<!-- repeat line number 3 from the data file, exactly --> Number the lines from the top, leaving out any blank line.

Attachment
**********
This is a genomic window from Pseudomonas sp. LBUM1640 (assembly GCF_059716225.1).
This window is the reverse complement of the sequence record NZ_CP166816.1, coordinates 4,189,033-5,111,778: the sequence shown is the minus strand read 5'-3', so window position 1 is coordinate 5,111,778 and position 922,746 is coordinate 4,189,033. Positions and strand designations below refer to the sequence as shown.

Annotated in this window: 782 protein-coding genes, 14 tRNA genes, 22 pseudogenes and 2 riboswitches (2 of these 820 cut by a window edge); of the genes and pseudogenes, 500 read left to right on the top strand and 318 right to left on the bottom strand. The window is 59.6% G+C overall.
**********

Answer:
Annotated in this window: 782 protein-coding genes, 14 tRNA genes, 22 pseudogenes and 2 riboswitches (2 of these 820 cut by a window edge); of the genes and pseudogenes, 500 read left to right on the top strand and 318 right to left on the bottom strand. The window is 59.6% G+C overall.